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General Information

Symptoms usually consist of marked dysuria or urethral itching and in males more often than females a urethral discharge. Patients may also complain of frequency and urgency

Sexually Transmitted Urethritis

  1. Gonorrheal - usually presents with above symptoms accompanied by thick, yellowish urethral discharge and appearing within 2-10 days after sexual exposure. Stained smear shows intracellular Gram Negative diplococci. Culture for gonorrhea is positive. Treatment: Ceftriaxone 250 mg IM x I
    Doxycycline 100 mg BID x 7days
    Zithromax 1gmday for two days
  2. Nongonococcal - usually chlamydia (50%) or other (10-15%) including ureaplasma, trichomonas, H. Simplex. The discharge in these patients is usually thinner, more scant and usually clear. The recommended treatment for chlamydial or ureaplasma is Doxycycline 100 mg BID x 7days or Zithromax 1gm; for trichomonas treat with Flagyl 2.0 gram single dose or 500 mg BID x 7 days.
    **Always treat exposed sexual partners

Nonsexually Transmitted Urethritis (NSU)

  1. In small percentage of patients urethritis can also be caused by same organisms that cause cystitis; these patients should have positive bacterial cultures of initial voided urine and should have pyuria. Treat with culture-specific antibiotics. Recurrent episodes may reflect underlying pathology e.g. urethral stricture in males or urethral diverticulum in females and these patients need to be referred to a urologist.
  2. Contact sensitivity to soaps, spermicides, detergents clothing dyes or lubricants used during sex may cause noninfectious urethritis. Elimination of chemical irritant should cause symptoms to resolve.
  3. Asymptomatic milky or mucoid urethral discharge during or following a bowel movement represents prostatic fluid expressed into the urethra by increased intrarectal pressure. It is not pathological and no treatment is indicated.


  • symptoms found in postmenopausal women, often similar to infections, with urinary frequency, urgency and dysuria, but usually with negative urinalysis and urine cultures
  • physical findings consist of pale, thin mucosal surfaces of introitus, urethra and vagina with decreased to absent rugae.
  • treatment: topical Premarin cream every other day or oral estrogen replacement therapy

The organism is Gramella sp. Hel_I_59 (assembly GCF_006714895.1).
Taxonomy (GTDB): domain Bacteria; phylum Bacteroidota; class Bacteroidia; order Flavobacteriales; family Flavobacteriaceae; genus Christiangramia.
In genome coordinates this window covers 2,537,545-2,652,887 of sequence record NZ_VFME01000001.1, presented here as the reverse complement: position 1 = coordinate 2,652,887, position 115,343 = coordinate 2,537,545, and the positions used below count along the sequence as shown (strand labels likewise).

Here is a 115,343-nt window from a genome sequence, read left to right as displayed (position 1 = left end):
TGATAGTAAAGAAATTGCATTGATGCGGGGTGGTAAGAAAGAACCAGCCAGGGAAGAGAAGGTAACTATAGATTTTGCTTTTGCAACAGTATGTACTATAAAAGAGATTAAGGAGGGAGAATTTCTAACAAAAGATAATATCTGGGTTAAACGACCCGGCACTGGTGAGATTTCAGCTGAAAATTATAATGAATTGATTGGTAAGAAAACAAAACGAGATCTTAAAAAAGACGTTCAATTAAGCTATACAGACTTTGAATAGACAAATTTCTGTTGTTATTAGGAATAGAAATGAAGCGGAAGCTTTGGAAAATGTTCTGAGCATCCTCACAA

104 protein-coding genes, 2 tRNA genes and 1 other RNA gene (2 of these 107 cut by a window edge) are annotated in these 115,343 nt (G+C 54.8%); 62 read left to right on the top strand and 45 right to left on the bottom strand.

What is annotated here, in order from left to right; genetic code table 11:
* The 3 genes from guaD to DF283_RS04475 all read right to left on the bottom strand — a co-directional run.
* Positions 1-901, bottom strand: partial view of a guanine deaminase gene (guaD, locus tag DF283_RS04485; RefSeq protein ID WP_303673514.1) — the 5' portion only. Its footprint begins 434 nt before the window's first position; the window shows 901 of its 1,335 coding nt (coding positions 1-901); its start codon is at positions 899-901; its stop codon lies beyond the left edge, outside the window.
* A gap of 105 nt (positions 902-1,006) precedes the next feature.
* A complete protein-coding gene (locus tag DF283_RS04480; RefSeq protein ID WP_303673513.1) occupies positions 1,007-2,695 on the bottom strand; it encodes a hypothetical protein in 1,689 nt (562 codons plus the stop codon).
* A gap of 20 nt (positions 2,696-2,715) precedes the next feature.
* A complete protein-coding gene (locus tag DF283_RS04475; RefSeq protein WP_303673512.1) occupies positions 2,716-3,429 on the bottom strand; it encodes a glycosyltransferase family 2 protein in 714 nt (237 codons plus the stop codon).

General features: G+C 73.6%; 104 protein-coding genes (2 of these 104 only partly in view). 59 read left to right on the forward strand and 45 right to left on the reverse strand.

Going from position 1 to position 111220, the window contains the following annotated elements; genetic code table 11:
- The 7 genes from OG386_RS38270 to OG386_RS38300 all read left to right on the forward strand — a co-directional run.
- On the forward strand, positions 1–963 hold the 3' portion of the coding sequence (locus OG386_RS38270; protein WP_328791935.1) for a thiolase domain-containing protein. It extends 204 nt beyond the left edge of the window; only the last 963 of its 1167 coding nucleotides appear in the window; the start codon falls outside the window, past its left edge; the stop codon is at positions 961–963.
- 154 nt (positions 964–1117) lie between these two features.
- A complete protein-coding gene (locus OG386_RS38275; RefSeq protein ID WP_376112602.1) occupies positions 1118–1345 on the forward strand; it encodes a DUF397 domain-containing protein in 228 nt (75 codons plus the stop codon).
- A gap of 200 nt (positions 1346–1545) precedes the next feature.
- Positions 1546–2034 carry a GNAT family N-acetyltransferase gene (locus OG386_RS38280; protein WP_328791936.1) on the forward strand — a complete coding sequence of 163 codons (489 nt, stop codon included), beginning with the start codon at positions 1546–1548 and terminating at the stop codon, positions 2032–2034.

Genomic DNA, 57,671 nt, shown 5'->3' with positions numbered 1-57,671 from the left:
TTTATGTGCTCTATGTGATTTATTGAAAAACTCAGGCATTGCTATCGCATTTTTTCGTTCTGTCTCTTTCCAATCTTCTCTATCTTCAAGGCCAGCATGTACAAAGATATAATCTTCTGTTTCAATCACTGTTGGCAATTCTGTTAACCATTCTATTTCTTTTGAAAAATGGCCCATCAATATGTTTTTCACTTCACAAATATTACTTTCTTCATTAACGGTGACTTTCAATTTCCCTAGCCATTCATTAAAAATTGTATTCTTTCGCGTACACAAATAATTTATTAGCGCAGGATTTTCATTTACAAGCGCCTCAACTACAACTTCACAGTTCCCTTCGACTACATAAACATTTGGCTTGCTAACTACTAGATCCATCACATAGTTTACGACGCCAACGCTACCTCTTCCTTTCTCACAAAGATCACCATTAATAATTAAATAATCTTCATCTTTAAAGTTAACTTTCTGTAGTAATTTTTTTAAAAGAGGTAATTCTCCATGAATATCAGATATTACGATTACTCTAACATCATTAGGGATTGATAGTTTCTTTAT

• small, benign, soft, red lesion usually protruding from female urethral meatus in postmenopausal patient
  • usually asymptomatic but can cause pain, bloody spotting or microhematuria
  • requires treatment only if symptomatic; initial treatment includes topical Premarin cream; if that fails, can be surgically excised.


  • seen almost exclusively in male patients; usually preceding perineal trauma (straddle injury, urethral instrumentation, surgery) or following treatment of gonococcal urethritis
  • symptoms consist of decrease force and caliber of urinary stream, need to strain to void and possibly sense of incomplete bladder emptying; patients may also have frequent UTI
  • congenital or acquired meatal stenosis can be identified on exam by visualizing an abnormally tiny meatal opening
  • male patients suspected of having a urethral stricture should be referred to a urologist
  • true urethral strictures are rare in females; if present, often have a history of radiation or vaginal/urethral surgery. In past however, many girls and women with recurrent cystitis or irritative voiding symptoms were told that they had urethral strictures or urethral stenosis and needed periodic urethral dilation. That diagnosis and the use of urethral dilation to prevent cystitis has been largely abandoned in today's urologic practice. Many patients with irritable bladders, females in particular, complain of straining to void. However, they strain not because of obstruction by a stricture, but rather because they feel the urge to void when there is very little urine in their bladders.

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  • Circumcision is rarely necessary for medical reasons
  • One exception is phimosis in the adult which may be a presenting finding in undiagnosed men with diabetes mellitus
  • Severe phimosis, recurring episodes of paraphimosis or balanitis represent the few medical indications when an elective circumcision should be performed